"Think twice before you speak, because your words and influence will plant the seed of either success or failure in the mind of another." Napoleon Hill

Words are part of our everyday life. Whether written or spoken, words carry great power.

When my youngest child was a baby, her father and I engaged in fierce competition while trying to teach her to speak her first words. We decided that whoever's name she spoke first would indicate whom she loved the most.

I wonder how foolish we appeared to her when she found herself helplessly stuck in a high chair listening to us repeatedly saying "ma ma ma ma ma" or "da da da da da."

She showed us. Her first word was Godzilla and I have the video to prove it.

As our children grow, we fill them with the written and spoken word. We teach them to read and write. We sing songs to and with them. We give them instruction and direction and when necessary, correction.

To a child, simply hearing the word "no" can result in a total meltdown. I don't think we, as adults, are very fond of that word either. I know I'm not.

I remember all of the times my children came to me with a picture that they drew themselves and how they stood there anxiously awaiting for words of acknowledgment and praise to flow forth from my mouth and the smiles on their faces after hearing it. I know I still like to be informed of a job well done every now and again.

Walk into any library and you will find a plethora of opportunities to experience words; words that provide knowledge and words that take you on a journey to a faraway place or deep within your own soul.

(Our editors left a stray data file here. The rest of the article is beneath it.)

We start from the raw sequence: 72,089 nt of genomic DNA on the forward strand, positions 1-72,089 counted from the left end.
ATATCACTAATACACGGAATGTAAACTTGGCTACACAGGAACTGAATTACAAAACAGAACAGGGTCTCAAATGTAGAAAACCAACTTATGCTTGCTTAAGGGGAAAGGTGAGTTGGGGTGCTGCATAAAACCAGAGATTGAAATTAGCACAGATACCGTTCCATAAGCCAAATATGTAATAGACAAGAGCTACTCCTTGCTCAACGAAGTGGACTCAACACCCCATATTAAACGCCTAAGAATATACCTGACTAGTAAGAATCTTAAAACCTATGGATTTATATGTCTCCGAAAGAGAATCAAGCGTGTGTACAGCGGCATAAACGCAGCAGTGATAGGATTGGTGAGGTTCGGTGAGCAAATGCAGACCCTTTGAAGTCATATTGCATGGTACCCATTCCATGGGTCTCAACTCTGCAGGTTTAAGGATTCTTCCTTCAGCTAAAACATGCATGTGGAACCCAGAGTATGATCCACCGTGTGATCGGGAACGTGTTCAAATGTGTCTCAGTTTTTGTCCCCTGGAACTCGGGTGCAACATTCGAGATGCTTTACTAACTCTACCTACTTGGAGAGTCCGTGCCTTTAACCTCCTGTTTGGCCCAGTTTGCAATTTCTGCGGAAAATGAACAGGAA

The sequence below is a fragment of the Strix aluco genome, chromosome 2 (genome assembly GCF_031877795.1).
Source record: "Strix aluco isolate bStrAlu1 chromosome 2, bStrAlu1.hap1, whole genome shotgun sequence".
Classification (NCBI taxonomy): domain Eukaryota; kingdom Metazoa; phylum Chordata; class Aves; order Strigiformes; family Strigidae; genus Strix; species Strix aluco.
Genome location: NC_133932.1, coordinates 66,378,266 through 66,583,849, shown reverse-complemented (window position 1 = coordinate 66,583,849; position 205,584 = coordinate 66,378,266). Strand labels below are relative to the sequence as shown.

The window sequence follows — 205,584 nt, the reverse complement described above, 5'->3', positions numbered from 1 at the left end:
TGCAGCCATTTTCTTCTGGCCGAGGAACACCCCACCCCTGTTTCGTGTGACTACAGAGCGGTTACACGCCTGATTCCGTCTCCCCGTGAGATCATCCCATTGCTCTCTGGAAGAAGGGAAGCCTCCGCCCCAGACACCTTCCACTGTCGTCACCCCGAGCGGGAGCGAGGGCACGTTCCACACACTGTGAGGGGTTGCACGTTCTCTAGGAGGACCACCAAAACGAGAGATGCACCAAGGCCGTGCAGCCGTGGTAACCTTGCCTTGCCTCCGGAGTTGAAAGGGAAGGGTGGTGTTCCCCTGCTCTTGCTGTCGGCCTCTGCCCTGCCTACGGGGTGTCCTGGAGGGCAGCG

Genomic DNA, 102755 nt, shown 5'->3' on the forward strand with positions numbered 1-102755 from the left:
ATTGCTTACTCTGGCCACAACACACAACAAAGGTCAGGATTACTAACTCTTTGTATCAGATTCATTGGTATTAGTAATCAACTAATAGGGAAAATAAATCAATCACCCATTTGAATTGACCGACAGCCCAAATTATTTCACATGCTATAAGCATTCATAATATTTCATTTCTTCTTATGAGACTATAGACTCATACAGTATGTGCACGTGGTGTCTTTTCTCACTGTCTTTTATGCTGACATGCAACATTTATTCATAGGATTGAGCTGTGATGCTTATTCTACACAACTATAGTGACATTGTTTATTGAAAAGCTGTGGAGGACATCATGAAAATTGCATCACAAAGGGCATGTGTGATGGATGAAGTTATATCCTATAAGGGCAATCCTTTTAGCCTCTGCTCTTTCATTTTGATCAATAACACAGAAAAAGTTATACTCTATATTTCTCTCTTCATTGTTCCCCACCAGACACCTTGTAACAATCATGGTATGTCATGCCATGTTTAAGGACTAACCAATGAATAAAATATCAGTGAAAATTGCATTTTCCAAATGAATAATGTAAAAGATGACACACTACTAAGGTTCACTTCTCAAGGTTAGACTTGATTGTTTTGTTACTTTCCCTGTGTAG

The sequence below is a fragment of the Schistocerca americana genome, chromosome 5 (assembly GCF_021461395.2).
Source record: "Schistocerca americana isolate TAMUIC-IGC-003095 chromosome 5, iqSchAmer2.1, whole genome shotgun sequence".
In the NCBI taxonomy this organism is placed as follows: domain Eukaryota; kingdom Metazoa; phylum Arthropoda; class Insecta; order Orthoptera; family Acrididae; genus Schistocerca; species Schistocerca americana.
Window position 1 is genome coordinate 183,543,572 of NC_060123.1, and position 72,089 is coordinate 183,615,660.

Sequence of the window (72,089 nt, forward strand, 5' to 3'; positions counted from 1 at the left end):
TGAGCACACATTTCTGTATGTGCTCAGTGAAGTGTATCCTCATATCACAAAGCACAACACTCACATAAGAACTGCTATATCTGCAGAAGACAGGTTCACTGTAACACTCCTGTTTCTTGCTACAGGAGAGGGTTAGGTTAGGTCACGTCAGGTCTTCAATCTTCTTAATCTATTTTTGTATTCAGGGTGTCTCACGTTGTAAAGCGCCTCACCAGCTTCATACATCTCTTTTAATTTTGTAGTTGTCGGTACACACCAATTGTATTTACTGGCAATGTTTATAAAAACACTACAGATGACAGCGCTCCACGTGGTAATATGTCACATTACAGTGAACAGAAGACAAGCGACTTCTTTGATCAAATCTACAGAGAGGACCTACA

Some people are much better at using words than others.

Songwriters have the unique ability of weaving words and music together in such a way that it prompts us to sing along in our car, dance like a fool in the office, or cry for hours on our pillows.

A gifted lawyer can set a guilty man free and the words of a well-spoken leader can deceive an entire nation.

The right words can get you a date with a pretty girl. The wrong words can earn you a slap in the face or soap in your mouth.

Words of encouragement can lift someone out of despair or inspire them to do great things.

Simple words like "You can do it," "It's going to be ok," and "I love you," are often all a person needs to hear to help them get through the day or to take on the challenges of the world.

Bullies, whether in the school yard, or in cyberspace, know how to use words to crush the spirit of another human being. So too can the harsh and critical words of a parent to her child.

With the advances in education and technology as well as the invention of the Internet and social networking sites such as Twitter and Facebook, communication with others through written and spoken word has never been easier and that is a great thing.

However, as stated in the middle of Luke 12:48 "For to whomever much is given, of him shall be much required."

I believe we have a responsibility to choose and use our words wisely; to speak the truth and to be aware and cautious of how what we say will impact others, and then to actually care enough to act accordingly.

Freedom of speech should not be a license to threaten, manipulate, delude or wound another person with our choice of words. A careless, hurtful or deceitful comment made today can leave scars and devastation that will last a lifetime.

Think about that the next time you open your mouth or tap on a keyboard. Use your words as an instrument to lift up rather than to tear down.

Make the world a better place, one powerful word at a time.